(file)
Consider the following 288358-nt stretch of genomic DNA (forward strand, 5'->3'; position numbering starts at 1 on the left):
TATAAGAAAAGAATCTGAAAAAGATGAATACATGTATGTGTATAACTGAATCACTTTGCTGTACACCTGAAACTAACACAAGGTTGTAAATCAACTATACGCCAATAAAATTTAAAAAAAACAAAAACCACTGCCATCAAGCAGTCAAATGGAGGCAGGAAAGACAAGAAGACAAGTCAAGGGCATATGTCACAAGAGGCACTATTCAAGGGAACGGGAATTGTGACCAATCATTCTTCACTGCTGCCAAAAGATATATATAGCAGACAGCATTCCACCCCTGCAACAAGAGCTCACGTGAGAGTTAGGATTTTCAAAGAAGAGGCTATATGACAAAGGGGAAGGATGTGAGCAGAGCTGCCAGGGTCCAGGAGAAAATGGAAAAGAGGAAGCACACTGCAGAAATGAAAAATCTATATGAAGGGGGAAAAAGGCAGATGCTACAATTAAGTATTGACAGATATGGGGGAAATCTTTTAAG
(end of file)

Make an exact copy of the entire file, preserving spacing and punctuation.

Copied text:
Consider the following 288358-nt stretch of genomic DNA (forward strand, 5'->3'; position numbering starts at 1 on the left):
TATAAGAAAAGAATCTGAAAAAGATGAATACATGTATGTGTATAACTGAATCACTTTGCTGTACACCTGAAACTAACACAAGGTTGTAAATCAACTATACGCCAATAAAATTTAAAAAAAACAAAAACCACTGCCATCAAGCAGTCAAATGGAGGCAGGAAAGACAAGAAGACAAGTCAAGGGCATATGTCACAAGAGGCACTATTCAAGGGAACGGGAATTGTGACCAATCATTCTTCACTGCTGCCAAAAGATATATATAGCAGACAGCATTCCACCCCTGCAACAAGAGCTCACGTGAGAGTTAGGATTTTCAAAGAAGAGGCTATATGACAAAGGGGAAGGATGTGAGCAGAGCTGCCAGGGTCCAGGAGAAAATGGAAAAGAGGAAGCACACTGCAGAAATGAAAAATCTATATGAAGGGGGAAAAAGGCAGATGCTACAATTAAGTATTGACAGATATGGGGGAAATCTTTTAAG